Like us, dogs only have a small reservoir of stomach acid waiting for their next, average-sized meal. So, if a lab is given a bucket of chicken wings, they will devour them (labs can distend their stomachs and eat 10% of their body weight), this may dilute the stomach acids to the point that not all the material will be digested properly, increasing the likelihood of undigested bone material passing through to the intestines and causing impaction. This is made worse when the bone meal is cooked. A lab will devour a chicken leg like butter but leave it at that if concerned.
How to Avoid a dog Choking on Bones
Choking is a possibility, we must accept it. We have never seen it, nor has it ever happened to a dog that we know of but it could happen. No doubt when it does it will be held up as a reason not to feed bones to dogs. But let’s put this in perspective. Thousands of Westerners choke every year, more than road traffic accidents in fact, with the two main culprits being hot dogs, closely followed by chewing gum and raw veg. But should anyone use an example of someone choking on a raw sprout as a reason to ban all veg from the human diet? Of course not. The bottom line is that the nutritional benefits of eating bones far outweigh the risks. Care simply needs to be taken.
Dogs in general have extra wide, hardened oesophagi to enable the eating of bones but vigilance still needs to be exercised – with some types. Young pups and dogs that have been consuming a processed diet for most of their life will have a less worked, less keratinised (softer) oesophagus. Flat-faced breeds with missing teeth are expected to have a harder time breaking bones down too. Greedy dogs will gulp their bones down like a seagull with a fish, this can be slightly unnerving. These dogs need that really big beef bone, where only chewing is possible. A good rule to follow is, the bigger the dog, the bigger the bone. If one is worried about their dog choking, then begin with soft chicken frames. Smash them with a mallet, for the first week or two, while the dog gets used to them.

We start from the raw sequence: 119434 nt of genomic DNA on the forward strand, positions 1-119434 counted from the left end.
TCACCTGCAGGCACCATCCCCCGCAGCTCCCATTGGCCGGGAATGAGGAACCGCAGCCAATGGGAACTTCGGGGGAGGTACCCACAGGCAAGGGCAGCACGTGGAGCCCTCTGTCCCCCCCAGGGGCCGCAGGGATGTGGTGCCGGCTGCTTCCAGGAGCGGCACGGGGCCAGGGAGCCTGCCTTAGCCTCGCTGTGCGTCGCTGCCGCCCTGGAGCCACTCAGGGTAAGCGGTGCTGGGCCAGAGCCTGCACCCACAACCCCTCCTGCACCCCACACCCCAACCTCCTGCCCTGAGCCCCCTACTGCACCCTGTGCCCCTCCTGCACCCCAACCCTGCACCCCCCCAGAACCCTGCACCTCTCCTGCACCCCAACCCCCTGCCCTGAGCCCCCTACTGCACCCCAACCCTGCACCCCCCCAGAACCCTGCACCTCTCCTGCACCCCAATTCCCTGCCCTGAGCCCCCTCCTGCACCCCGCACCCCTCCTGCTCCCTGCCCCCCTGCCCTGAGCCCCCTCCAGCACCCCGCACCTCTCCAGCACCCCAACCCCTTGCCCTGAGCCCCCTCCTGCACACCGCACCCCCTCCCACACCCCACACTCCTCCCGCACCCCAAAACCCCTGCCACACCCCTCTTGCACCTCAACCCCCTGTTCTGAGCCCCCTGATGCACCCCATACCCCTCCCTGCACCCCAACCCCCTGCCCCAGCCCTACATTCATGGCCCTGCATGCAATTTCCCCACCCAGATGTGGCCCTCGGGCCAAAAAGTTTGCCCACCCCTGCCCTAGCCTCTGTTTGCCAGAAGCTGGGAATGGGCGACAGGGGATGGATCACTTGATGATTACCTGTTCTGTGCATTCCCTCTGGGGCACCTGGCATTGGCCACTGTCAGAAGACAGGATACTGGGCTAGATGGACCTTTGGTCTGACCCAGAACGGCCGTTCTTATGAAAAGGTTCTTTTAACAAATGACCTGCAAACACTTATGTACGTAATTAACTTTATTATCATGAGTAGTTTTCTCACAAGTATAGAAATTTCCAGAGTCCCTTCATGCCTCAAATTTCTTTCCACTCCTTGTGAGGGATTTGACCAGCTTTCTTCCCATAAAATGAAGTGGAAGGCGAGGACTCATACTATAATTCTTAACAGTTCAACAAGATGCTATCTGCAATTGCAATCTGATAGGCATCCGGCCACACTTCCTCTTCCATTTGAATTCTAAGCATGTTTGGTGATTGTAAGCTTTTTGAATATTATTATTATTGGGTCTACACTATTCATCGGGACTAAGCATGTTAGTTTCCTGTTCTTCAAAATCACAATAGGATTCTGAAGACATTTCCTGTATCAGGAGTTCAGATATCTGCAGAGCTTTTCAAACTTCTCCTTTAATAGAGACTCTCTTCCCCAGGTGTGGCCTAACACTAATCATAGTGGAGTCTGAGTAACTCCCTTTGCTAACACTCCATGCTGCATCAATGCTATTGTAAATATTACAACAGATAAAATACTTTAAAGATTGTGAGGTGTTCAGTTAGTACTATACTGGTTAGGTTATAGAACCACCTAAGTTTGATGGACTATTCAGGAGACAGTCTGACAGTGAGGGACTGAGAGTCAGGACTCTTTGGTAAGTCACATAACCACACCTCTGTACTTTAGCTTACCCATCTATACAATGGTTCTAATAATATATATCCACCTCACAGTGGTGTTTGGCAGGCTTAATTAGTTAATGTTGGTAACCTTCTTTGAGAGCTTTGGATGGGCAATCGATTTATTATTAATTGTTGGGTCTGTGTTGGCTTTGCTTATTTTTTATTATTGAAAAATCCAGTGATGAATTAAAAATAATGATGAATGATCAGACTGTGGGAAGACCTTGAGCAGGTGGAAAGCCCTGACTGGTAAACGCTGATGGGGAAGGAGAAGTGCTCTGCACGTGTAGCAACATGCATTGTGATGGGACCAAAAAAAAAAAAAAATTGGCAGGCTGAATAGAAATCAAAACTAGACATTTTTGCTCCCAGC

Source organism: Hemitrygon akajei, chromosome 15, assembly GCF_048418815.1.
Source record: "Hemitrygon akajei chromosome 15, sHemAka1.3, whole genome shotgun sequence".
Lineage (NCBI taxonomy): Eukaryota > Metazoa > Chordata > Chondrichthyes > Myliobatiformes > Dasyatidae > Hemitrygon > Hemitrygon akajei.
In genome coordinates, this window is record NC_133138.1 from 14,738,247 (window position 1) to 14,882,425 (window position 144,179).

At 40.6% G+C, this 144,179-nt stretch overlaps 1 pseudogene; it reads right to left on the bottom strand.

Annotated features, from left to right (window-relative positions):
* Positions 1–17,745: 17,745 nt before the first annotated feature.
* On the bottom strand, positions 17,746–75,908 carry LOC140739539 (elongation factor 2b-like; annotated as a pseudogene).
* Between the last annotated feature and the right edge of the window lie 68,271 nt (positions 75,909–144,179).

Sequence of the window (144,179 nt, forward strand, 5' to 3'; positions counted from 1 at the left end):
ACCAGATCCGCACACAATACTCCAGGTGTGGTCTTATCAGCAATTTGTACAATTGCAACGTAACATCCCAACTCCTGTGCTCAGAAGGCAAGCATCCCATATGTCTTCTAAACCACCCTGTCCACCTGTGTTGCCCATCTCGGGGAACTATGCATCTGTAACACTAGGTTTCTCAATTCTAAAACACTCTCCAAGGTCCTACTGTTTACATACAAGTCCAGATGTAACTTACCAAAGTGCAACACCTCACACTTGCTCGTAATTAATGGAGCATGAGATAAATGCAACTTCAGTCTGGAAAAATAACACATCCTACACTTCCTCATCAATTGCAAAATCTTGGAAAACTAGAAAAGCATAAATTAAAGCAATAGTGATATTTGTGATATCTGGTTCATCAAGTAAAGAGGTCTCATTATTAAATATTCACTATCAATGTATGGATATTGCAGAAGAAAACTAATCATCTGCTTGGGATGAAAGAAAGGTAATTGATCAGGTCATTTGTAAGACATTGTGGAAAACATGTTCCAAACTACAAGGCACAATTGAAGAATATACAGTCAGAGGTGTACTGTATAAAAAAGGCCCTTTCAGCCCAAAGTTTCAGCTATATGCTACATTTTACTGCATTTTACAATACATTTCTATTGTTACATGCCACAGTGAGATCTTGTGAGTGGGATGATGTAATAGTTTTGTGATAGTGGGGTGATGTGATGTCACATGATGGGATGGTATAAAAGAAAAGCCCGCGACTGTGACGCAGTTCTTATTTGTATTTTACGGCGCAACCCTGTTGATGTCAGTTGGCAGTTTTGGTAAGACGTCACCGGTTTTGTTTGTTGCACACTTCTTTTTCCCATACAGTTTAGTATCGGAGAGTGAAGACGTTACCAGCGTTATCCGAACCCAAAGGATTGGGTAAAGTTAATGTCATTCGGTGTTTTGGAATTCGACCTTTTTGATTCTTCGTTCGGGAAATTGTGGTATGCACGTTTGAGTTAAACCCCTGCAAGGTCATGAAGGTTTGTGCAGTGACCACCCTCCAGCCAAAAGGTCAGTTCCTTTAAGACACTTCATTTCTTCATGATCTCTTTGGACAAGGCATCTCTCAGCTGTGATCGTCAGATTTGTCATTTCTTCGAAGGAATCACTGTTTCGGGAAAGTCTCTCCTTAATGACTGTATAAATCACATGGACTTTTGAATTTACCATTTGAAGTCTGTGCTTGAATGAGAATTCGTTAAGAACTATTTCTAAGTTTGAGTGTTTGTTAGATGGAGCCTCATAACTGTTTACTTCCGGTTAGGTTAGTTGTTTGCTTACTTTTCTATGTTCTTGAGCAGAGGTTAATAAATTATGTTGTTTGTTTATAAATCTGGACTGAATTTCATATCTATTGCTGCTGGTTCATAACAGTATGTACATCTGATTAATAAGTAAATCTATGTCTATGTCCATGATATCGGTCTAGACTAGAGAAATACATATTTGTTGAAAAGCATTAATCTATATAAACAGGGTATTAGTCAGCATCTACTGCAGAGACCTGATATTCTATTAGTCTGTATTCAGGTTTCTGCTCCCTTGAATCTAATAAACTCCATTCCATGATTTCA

Does Feeding Raw Bones Cause Aggression?
Some people still ask does feeding bones (or raw meat in general) make dogs aggressive? The simple answer is “no”. Firstly, dogs are extremely passive creatures, more so than humans, it is possible that a dog will protect a bone, but it is also possible they will protect their food bowl or a favourite toy, this is nothing to do with “raw meat”! If a dog is not giving up their bone, then they need to be trained to do so. Start with an old dry bone of little value and offer them a sausage to drop the bone with the words “leave it”. Then, over time, reduce the quality of the treat and increase the quality of the bone, until they get the game. Taking your time is important.
Chewing bones actually act like a pacifier to dogs, they will lie down to enjoy it – settling the heart rate, and when they are chewing, the dopamine receptors in their brain will be stimulated, relaxing them further.
How Much Bone Should I Feed My Dog?
Opinions vary about the actual amount of bone necessary in a dog’s diet. The current consensus is approximately 9 to 10% of their diet although this figure varies considerably. To identify when there is too much bone in their diet, pay attention to their stools. Too much bone will result in small, hard stools which are difficult to pass and can cause stress. In this instance, the stool will be yellowy-white from the calcium.
It’s recommended, that even when a dog is eating a raw minced diet with 10% bone, to feed them a raw meaty bone at least once a week to keep their teeth sparkling.